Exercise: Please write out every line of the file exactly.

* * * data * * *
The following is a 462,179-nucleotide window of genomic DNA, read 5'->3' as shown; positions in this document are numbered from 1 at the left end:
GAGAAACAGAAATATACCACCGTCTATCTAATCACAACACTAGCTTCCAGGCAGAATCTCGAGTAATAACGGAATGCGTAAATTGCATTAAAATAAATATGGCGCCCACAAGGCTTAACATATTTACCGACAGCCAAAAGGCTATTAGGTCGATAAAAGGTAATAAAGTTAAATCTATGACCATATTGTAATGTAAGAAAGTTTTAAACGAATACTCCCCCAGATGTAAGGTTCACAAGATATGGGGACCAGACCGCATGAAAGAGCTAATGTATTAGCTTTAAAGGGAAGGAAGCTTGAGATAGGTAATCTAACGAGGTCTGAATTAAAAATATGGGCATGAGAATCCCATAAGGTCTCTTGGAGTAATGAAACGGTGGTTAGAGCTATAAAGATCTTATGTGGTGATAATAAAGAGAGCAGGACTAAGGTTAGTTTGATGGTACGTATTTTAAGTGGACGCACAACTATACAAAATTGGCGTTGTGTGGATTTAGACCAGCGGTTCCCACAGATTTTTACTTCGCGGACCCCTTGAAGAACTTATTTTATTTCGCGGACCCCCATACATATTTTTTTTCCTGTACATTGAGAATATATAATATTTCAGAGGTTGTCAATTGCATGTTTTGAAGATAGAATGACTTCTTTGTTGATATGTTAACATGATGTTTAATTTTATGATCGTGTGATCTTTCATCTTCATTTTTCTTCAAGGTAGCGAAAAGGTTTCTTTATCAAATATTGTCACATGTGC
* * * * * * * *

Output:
The following is a 462,179-nucleotide window of genomic DNA, read 5'->3' as shown; positions in this document are numbered from 1 at the left end:
GAGAAACAGAAATATACCACCGTCTATCTAATCACAACACTAGCTTCCAGGCAGAATCTCGAGTAATAACGGAATGCGTAAATTGCATTAAAATAAATATGGCGCCCACAAGGCTTAACATATTTACCGACAGCCAAAAGGCTATTAGGTCGATAAAAGGTAATAAAGTTAAATCTATGACCATATTGTAATGTAAGAAAGTTTTAAACGAATACTCCCCCAGATGTAAGGTTCACAAGATATGGGGACCAGACCGCATGAAAGAGCTAATGTATTAGCTTTAAAGGGAAGGAAGCTTGAGATAGGTAATCTAACGAGGTCTGAATTAAAAATATGGGCATGAGAATCCCATAAGGTCTCTTGGAGTAATGAAACGGTGGTTAGAGCTATAAAGATCTTATGTGGTGATAATAAAGAGAGCAGGACTAAGGTTAGTTTGATGGTACGTATTTTAAGTGGACGCACAACTATACAAAATTGGCGTTGTGTGGATTTAGACCAGCGGTTCCCACAGATTTTTACTTCGCGGACCCCTTGAAGAACTTATTTTATTTCGCGGACCCCCATACATATTTTTTTTCCTGTACATTGAGAATATATAATATTTCAGAGGTTGTCAATTGCATGTTTTGAAGATAGAATGACTTCTTTGTTGATATGTTAACATGATGTTTAATTTTATGATCGTGTGATCTTTCATCTTCATTTTTCTTCAAGGTAGCGAAAAGGTTTCTTTATCAAATATTGTCACATGTGC